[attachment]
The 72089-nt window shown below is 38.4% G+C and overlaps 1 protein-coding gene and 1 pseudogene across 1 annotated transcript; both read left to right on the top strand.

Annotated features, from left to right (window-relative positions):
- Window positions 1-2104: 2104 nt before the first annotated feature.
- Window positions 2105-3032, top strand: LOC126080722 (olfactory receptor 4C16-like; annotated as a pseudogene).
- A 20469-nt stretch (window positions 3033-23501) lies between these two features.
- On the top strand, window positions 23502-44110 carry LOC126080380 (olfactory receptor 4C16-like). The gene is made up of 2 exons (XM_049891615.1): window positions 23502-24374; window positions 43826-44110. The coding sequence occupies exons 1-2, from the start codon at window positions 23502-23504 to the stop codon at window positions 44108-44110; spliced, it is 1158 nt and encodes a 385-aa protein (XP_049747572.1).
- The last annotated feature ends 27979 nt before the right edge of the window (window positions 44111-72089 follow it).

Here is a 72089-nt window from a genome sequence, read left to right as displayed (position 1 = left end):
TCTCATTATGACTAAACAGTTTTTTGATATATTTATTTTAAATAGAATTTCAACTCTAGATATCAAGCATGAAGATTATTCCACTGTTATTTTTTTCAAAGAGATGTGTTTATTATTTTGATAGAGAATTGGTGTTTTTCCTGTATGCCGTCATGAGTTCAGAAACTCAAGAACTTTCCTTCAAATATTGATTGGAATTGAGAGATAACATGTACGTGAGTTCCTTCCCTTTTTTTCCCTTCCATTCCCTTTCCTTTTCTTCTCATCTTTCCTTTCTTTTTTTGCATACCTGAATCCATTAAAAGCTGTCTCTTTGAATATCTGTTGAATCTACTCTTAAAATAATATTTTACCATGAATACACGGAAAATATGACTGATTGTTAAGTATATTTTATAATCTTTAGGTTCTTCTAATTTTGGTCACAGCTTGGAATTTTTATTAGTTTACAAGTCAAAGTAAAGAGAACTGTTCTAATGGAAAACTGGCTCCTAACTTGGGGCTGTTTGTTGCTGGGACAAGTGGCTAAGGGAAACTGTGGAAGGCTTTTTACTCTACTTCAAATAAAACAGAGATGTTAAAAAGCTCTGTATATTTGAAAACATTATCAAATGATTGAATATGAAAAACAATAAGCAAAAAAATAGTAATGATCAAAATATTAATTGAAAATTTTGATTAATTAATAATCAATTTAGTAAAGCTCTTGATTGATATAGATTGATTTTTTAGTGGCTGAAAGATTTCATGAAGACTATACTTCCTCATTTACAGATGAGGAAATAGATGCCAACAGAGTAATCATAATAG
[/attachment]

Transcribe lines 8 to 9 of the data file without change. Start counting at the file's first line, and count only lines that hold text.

Here is a 72089-nt window from a genome sequence, read left to right as displayed (position 1 = left end):
TCTCATTATGACTAAACAGTTTTTTGATATATTTATTTTAAATAGAATTTCAACTCTAGATATCAAGCATGAAGATTATTCCACTGTTATTTTTTTCAAAGAGATGTGTTTATTATTTTGATAGAGAATTGGTGTTTTTCCTGTATGCCGTCATGAGTTCAGAAACTCAAGAACTTTCCTTCAAATATTGATTGGAATTGAGAGATAACATGTACGTGAGTTCCTTCCCTTTTTTTCCCTTCCATTCCCTTTCCTTTTCTTCTCATCTTTCCTTTCTTTTTTTGCATACCTGAATCCATTAAAAGCTGTCTCTTTGAATATCTGTTGAATCTACTCTTAAAATAATATTTTACCATGAATACACGGAAAATATGACTGATTGTTAAGTATATTTTATAATCTTTAGGTTCTTCTAATTTTGGTCACAGCTTGGAATTTTTATTAGTTTACAAGTCAAAGTAAAGAGAACTGTTCTAATGGAAAACTGGCTCCTAACTTGGGGCTGTTTGTTGCTGGGACAAGTGGCTAAGGGAAACTGTGGAAGGCTTTTTACTCTACTTCAAATAAAACAGAGATGTTAAAAAGCTCTGTATATTTGAAAACATTATCAAATGATTGAATATGAAAAACAATAAGCAAAAAAATAGTAATGATCAAAATATTAATTGAAAATTTTGATTAATTAATAATCAATTTAGTAAAGCTCTTGATTGATATAGATTGATTTTTTAGTGGCTGAAAGATTTCATGAAGACTATACTTCCTCATTTACAGATGAGGAAATAGATGCCAACAGAGTAATCATAATAG